“They had this position open on their Accessibility Team and I came to mind as an interesting addition,” Granquist says. At first Granquist assumed the bank was calling to ask her to participate in another study: “I thought, ‘Sure. I’ll do it. I need the money.’ But then, they said, ‘Send us your resume.’ I was like, ‘Oh, a job.’ This fell in my lap.”

At U.S. Bank, Granquist today is an assistant vice president and accessibility consultant. Her role, which she sometimes describes as “a business job in tech,” focuses on making sure that the bank’s many technology platforms are equally accessible to all customers.

“We make sure the designers are not just thinking about a mythical customer in their 20s who is highly educated, supertechy, and able-bodied,” Granquist says. “Our job is to make sure that we are also thinking about our disabled customers and that their experience is prioritized as well.”

This approach is called “universal design,” she explains. Her goal is to help create technology that works for everyone— disabled or able-bodied. “Accessibility is best when it is baked into the design. It is not going to be obvious for folks who are not disabled. It works for as many people as possible.”

Because she feels indebted to the “right-place” people who’ve helped her out along the way, Granquist now makes a point of being there for others who need a hand. “Oftentimes someone will call me and say, ‘I know this person who is losing their vision and struggling. Will you talk to them?’” she says. She relishes the role of mentor, showing people that life doesn’t end with disability.

“Losing any ability is very emotional,” she says. “The natural reaction is to say, ‘How hard this must be,’ or ‘I’m so sorry’ and look at folks with pity. I try to look at it very positively. I like to remind people, ‘You can still do what you did before. You are just going to do it in a different way. It doesn’t mean your life is going to be any worse. You are going to be fine.’”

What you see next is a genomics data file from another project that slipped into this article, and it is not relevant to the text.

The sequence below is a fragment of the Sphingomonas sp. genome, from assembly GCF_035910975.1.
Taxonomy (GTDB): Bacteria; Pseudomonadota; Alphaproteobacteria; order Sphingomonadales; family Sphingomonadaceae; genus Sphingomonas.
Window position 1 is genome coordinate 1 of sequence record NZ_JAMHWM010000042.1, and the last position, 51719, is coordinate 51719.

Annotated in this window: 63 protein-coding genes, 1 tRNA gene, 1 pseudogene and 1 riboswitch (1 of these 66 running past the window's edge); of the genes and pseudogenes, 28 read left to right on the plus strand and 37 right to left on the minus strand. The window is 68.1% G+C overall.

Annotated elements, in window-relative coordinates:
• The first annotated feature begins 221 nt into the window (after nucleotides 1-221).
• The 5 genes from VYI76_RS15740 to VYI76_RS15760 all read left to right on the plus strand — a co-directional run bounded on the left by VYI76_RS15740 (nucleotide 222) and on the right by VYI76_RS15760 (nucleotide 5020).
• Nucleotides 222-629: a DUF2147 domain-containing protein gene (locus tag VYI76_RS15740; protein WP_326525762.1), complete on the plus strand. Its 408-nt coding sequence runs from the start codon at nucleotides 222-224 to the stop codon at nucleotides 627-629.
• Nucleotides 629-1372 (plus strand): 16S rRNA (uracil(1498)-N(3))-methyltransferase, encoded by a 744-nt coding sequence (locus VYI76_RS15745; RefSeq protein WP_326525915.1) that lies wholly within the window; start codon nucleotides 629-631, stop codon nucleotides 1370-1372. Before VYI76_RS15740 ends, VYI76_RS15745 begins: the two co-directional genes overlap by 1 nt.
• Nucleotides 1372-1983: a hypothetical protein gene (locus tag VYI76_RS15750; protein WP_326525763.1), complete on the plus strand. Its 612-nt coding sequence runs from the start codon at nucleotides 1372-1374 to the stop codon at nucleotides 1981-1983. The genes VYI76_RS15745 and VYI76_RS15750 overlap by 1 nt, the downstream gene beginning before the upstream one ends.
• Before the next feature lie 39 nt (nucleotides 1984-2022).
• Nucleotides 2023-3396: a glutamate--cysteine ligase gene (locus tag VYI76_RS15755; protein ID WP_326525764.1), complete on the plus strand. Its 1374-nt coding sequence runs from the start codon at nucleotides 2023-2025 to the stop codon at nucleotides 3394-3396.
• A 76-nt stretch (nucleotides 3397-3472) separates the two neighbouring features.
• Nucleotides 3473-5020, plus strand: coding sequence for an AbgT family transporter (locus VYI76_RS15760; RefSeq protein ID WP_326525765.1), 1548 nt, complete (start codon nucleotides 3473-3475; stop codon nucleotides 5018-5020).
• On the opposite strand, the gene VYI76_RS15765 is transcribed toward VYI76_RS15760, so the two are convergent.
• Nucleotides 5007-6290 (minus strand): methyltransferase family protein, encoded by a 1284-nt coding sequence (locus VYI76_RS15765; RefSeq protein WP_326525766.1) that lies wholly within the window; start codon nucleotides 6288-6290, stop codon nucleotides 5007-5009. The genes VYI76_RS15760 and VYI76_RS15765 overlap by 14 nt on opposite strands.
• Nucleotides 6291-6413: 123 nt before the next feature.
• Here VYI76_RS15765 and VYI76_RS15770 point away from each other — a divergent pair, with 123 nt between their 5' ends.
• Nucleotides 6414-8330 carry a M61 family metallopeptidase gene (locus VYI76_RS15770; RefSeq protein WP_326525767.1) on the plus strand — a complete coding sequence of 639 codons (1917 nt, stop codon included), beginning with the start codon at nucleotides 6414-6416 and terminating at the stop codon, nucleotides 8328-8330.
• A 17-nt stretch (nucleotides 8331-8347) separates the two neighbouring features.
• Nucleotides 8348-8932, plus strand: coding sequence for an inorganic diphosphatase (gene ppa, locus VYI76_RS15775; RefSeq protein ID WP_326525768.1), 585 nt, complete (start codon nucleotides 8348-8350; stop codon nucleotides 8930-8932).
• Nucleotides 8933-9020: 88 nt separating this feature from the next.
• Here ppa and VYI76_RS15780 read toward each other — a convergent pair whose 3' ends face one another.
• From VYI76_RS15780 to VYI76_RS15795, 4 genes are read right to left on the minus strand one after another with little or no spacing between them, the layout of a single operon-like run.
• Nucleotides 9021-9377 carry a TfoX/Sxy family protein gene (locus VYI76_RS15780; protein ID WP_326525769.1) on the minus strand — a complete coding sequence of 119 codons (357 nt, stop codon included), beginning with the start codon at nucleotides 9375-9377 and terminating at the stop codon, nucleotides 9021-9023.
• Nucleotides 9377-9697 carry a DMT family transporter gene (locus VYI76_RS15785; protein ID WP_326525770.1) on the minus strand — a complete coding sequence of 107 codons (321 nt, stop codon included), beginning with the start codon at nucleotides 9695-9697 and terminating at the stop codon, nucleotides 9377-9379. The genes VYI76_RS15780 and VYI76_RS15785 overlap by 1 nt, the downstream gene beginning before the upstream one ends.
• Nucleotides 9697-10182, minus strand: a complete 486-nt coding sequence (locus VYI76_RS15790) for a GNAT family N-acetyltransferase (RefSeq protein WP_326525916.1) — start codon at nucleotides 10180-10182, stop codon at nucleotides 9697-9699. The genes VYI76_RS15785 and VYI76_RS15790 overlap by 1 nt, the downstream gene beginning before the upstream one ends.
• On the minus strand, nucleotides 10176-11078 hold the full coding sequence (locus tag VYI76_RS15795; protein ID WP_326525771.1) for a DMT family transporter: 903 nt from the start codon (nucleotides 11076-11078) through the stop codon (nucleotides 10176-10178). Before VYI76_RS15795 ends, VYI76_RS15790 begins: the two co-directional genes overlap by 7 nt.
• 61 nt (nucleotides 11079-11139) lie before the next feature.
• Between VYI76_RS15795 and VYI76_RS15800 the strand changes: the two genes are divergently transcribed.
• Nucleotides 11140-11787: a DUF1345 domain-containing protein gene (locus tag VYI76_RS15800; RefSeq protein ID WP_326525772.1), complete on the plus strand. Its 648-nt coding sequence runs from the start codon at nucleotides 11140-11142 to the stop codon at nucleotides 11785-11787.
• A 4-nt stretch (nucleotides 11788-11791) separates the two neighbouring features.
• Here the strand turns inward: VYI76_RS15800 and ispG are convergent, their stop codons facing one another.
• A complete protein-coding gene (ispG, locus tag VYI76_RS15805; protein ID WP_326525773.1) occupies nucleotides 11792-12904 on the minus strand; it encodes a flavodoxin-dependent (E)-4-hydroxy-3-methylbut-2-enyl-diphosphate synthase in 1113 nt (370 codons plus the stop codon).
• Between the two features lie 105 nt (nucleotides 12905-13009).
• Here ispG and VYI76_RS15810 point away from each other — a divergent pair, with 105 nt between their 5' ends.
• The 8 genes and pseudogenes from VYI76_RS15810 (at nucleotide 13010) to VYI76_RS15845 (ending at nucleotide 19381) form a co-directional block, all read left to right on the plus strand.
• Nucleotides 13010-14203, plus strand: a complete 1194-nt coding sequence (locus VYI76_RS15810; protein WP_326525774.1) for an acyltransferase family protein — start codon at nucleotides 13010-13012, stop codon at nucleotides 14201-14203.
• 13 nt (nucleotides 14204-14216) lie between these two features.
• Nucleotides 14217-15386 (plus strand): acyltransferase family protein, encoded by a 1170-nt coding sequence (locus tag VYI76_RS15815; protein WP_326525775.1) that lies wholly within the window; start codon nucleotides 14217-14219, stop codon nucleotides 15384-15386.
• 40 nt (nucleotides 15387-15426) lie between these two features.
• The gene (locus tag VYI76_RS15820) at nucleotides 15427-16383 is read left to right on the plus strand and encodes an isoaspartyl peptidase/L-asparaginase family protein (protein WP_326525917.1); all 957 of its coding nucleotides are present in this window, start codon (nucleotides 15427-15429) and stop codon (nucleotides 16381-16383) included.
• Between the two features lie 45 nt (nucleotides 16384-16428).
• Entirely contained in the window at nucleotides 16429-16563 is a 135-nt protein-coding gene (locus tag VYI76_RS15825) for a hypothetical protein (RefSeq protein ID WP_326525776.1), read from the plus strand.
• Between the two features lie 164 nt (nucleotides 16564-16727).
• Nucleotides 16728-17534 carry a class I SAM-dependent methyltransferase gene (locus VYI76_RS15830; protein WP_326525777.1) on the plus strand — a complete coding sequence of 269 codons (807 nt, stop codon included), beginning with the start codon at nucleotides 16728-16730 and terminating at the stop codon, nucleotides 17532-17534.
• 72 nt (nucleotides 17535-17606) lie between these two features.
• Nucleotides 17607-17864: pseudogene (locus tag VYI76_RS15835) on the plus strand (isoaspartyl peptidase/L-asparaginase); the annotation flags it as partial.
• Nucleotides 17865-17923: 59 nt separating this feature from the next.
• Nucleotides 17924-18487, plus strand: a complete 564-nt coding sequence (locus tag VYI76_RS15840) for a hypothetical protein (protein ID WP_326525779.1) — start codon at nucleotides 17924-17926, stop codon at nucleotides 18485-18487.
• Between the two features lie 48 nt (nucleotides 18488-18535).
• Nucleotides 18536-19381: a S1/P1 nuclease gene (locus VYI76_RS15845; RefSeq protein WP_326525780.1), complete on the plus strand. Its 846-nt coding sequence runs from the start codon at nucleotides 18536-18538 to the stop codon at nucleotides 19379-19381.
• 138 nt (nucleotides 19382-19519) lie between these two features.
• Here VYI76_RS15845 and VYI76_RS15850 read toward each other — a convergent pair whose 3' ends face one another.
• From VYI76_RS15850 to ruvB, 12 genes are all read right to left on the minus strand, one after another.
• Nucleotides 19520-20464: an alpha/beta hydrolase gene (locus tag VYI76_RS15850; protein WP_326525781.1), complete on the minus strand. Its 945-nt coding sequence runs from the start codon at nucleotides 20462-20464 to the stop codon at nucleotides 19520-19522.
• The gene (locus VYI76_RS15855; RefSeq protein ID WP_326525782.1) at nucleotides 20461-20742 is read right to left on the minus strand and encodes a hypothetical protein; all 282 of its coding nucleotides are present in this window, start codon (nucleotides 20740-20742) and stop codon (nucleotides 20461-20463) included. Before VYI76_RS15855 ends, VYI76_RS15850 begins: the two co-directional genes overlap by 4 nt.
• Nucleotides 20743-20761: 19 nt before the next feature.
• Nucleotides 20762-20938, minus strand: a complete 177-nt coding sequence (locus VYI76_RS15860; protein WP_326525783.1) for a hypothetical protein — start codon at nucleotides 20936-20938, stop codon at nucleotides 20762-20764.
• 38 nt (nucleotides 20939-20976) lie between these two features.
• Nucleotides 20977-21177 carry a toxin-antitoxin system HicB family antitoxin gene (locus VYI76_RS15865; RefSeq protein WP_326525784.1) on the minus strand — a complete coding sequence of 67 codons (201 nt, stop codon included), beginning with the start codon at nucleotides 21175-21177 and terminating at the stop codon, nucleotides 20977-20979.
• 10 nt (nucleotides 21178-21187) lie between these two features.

Andy Steiner is a freelance writer based in St. Paul and the author of How to Survive: The Extraordinary Resilience of Ordinary People.

The ADA at 30

When Congress passed the Americans with Disabilities Act (ADA) 30 years ago, the legislation was intended to help level the playing field for individuals with disabilities. On the anniversary of the Act’s passage in July, Christina Granquist reflected on the changes that have come about because of the law, and how it has helped her and countless others navigate work and fully participate in all aspects of life.

Granquist wrote a brief article for U.S. Bank about the act’s passage. In it, she noted, “Looking for work when you’re blind frankly sucks. Despite having confidence in my own abilities and experience, after more than six months of searching [I was still] mulling over how to best disclose my disability to hiring managers—‘Better to share it prior to my interviews so they wouldn’t be caught off-guard when I walked in my with my guide dog? Should I not acknowledge it at all, to ensure I at least get my foot in the door?’”

“The Americans with Disabilities Act is a wonderful piece of legislation that I benefit from every day. But laws only lay out what we must do,” she wrote. “What I think is so great about being a part of the user experience field is that we get to speak for what we should do” to make accessibility for all a reality.